FIG. 5 shows another system 100 comprising a float 102 and resist element 104, wherein the resist element 104 is moored to the sea floor 106 by a line 107 extending down to the sea floor, and the resist element is positively buoyant. As a result, the resist element is held against horizontal drift and against vertical movement. There is a possibility of limited downward movement of the resist element if it is pulled down by SSM material attached to the float 102. The buoyancy of the resist element is sufficient so when the float moves down and the SSM material 108 urges the resist element downward, there is minimal, if any, downward movement of the resist element. The figure also shows that catenary lines 105 can be used instead of vertical line 107 to limit drift.

FIG. 6 shows another system 110 comprising a float 112 and a resist element 114 that lies within a float passage 116 so the resist element can slide up and down in the float passage. The resist element has considerable mass, (e.g. at least half the buoyancy of the float in the absence of the resist member), and may be made of steel. Strands 120 of SSM material connect the float and resist elements, so the resist element hangs from an upper portion 112U of the float. When the float moves up in the crest of a wave, the momentum of the resist element results in the resist element not moving up as much. As a result, the strands 120 of SSM material are stretched and generate electricity. When the float moves down in the trough of a wave, both the float and resist elements move down, and substantial electricity is not generated. Applicant provides a spring 122 that biases the resist element upward so the SSM strands 120 are only slightly stretched in a quiescent condition (e.g. no waves). The float passage 116 is sealed to provide a closed, dry environment.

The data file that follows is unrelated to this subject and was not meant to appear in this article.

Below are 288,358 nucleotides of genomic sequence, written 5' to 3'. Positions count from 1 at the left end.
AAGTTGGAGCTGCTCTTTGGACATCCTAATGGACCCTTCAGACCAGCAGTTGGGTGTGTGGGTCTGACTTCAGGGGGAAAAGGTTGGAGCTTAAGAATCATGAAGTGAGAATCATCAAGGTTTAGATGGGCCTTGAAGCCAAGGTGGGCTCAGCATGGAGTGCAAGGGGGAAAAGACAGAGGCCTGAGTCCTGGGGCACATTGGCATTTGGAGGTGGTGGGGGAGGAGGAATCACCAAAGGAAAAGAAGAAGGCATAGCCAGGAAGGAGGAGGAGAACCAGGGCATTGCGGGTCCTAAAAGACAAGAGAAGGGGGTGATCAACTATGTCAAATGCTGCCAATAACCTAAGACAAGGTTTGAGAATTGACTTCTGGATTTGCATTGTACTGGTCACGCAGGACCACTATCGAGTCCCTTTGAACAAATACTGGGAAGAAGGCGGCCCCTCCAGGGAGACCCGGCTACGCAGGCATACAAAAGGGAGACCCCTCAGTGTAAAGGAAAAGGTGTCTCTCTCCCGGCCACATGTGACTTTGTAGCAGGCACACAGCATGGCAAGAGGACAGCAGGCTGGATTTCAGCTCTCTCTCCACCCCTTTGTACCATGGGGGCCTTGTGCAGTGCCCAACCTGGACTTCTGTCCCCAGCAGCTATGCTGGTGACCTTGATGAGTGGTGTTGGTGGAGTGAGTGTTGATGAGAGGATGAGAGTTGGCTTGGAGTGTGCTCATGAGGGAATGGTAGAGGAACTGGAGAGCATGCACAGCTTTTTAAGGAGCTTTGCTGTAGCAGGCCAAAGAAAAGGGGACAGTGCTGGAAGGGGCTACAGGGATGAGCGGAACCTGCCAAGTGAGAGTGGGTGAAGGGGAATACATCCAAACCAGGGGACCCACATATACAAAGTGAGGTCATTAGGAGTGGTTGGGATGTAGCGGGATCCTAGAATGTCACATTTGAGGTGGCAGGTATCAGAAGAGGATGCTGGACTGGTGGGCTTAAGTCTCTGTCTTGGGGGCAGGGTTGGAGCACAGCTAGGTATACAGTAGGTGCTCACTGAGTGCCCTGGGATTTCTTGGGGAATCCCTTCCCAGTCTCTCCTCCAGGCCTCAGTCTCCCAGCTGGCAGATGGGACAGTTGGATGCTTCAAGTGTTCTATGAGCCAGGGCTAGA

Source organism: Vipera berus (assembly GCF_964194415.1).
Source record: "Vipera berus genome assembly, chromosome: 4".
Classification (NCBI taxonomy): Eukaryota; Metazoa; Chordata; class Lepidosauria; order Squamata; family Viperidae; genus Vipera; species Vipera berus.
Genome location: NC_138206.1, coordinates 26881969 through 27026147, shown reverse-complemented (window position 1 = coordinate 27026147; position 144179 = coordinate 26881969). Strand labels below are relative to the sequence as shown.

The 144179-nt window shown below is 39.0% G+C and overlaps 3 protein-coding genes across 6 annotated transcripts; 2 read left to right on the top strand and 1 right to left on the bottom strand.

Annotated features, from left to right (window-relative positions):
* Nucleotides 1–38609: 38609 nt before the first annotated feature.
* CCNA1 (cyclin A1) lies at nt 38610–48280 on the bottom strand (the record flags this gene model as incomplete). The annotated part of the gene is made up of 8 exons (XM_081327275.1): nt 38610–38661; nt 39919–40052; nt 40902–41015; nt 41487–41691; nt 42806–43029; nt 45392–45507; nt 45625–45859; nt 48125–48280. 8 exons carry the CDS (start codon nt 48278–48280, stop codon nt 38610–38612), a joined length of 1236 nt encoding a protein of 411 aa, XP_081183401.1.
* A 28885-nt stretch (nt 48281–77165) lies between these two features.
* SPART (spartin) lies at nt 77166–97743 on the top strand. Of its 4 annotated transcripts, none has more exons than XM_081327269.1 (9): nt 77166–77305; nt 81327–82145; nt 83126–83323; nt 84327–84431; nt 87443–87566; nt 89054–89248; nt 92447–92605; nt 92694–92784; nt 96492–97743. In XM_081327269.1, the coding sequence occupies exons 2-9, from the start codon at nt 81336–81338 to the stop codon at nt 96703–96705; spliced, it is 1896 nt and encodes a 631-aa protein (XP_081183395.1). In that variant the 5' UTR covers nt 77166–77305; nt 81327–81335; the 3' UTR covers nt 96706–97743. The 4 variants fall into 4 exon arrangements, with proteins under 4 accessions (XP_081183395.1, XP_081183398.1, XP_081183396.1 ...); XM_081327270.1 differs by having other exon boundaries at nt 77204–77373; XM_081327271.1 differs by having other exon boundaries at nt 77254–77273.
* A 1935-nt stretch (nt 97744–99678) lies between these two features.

The resistance to stretching of SSM material can be controlled. When a float repeatedly moves up and down in waves, the resistance to stretching of the SSM material can be controlled to cause the resist element (or float) to maximize its movement. Although systems are described that use the stretching of SSM material to generate electricity, a variety of other devices are known for generating electricity from the difference in movement of two parts.

Thus, the invention provides systems for generating electricity using a float that lies at the sea surface and floats on the waves, and a resist element that is vertically slidable relative to the float (as where the resist element does not move vertically), with the relative motion of the two parts producing electricity. The resist element usually has a narrow portion that slides vertically in a passage formed in the float. In one system, the float is moored by loose lines that extend to the sea floor, and the resist element has a mass (and/or a water brake) to resist vertical movement and a buoy to make the resist element more neutrally buoyant. In another system, the resist element is moored to the sea floor and the float slides up and down on the resist element.

Although particular embodiments of the invention have been described and illustrated herein, it is recognized that modifications and variations may readily occur to those skilled in the art, and consequently, it is intended that the claims be interpreted to cover such modifications and equivalents.

Claims

1. A wave power generator for use in a sea that has waves, comprising:

a float that floats at the sea surface and moves up and down in the waves;
means for coupling said float to the sea floor to limit horizontal drift of the float from a predetermined quiescent position, while allowing the float to move up and down in the waves;
a motion resist element that is coupled to said float to move horizontally with any horizontal movement of the float but to allow said resist element to not move vertically with the float;
electricity-generating apparatus coupled to said float and to said resist element for generating electricity as the float moves relative to the resist element.

2. The generator described in claim 1, wherein: